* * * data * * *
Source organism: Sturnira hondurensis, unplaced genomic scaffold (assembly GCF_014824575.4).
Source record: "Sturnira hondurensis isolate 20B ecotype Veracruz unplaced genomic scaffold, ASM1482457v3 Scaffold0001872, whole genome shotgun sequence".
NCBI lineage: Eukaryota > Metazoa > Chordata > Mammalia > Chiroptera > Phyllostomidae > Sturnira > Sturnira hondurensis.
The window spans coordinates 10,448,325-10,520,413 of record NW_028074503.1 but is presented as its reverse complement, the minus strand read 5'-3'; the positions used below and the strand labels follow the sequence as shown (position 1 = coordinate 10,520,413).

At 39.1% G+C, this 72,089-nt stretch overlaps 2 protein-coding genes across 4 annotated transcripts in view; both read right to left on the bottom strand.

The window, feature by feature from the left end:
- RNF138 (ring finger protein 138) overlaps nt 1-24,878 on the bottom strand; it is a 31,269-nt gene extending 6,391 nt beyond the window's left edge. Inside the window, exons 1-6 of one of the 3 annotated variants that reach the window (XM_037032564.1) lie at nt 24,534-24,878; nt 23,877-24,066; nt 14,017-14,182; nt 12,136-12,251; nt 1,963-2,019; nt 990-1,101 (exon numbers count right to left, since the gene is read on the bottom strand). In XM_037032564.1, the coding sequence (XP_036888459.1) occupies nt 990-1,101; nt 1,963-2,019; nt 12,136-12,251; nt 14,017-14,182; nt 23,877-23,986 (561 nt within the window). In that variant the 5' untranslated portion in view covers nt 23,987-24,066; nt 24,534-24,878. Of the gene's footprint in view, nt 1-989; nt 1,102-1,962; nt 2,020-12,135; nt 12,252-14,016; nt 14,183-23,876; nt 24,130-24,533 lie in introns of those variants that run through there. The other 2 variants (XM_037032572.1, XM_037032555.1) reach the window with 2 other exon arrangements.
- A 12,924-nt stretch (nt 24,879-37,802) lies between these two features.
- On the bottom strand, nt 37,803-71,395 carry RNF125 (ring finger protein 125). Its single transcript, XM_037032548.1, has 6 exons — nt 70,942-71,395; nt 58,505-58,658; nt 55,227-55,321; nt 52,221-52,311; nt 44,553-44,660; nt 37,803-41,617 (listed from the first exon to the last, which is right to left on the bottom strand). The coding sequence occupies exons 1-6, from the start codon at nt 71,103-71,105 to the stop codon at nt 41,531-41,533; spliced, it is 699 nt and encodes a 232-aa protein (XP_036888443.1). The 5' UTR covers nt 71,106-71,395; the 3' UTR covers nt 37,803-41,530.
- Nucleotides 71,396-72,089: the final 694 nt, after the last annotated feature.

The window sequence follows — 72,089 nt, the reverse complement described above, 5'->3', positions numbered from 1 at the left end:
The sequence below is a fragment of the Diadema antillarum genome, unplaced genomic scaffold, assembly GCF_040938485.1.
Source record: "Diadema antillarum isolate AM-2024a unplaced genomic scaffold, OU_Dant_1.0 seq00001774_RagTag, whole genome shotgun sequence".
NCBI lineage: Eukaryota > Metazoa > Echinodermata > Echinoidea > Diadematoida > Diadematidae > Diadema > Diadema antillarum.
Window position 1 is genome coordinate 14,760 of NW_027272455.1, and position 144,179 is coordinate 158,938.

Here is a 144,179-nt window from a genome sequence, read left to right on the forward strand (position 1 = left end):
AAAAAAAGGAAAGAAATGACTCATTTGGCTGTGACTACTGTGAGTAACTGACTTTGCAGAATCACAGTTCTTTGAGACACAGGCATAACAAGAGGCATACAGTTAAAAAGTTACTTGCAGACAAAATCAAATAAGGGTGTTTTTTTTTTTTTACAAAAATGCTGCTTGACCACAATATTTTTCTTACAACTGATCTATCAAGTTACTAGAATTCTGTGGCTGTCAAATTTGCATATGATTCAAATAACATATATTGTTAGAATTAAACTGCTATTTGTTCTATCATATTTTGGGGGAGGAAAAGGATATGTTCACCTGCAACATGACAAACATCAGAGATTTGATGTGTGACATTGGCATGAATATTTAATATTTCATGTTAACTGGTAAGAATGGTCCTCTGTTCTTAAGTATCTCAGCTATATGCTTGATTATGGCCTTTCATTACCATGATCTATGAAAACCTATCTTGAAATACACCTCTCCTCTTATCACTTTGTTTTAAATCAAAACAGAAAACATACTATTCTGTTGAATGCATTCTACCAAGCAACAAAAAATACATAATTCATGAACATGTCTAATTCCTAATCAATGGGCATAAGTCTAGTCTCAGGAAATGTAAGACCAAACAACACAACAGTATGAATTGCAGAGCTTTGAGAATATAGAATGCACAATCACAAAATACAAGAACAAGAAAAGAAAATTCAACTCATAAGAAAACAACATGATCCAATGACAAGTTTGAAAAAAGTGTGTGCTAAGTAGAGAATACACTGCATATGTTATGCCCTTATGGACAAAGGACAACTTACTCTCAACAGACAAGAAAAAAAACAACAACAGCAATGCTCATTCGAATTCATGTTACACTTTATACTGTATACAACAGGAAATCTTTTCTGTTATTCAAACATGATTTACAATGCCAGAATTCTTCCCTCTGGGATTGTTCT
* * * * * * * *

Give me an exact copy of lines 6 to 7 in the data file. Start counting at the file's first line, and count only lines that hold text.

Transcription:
The window, feature by feature from the left end:
- RNF138 (ring finger protein 138) overlaps nt 1-24,878 on the bottom strand; it is a 31,269-nt gene extending 6,391 nt beyond the window's left edge. Inside the window, exons 1-6 of one of the 3 annotated variants that reach the window (XM_037032564.1) lie at nt 24,534-24,878; nt 23,877-24,066; nt 14,017-14,182; nt 12,136-12,251; nt 1,963-2,019; nt 990-1,101 (exon numbers count right to left, since the gene is read on the bottom strand). In XM_037032564.1, the coding sequence (XP_036888459.1) occupies nt 990-1,101; nt 1,963-2,019; nt 12,136-12,251; nt 14,017-14,182; nt 23,877-23,986 (561 nt within the window). In that variant the 5' untranslated portion in view covers nt 23,987-24,066; nt 24,534-24,878. Of the gene's footprint in view, nt 1-989; nt 1,102-1,962; nt 2,020-12,135; nt 12,252-14,016; nt 14,183-23,876; nt 24,130-24,533 lie in introns of those variants that run through there. The other 2 variants (XM_037032572.1, XM_037032555.1) reach the window with 2 other exon arrangements.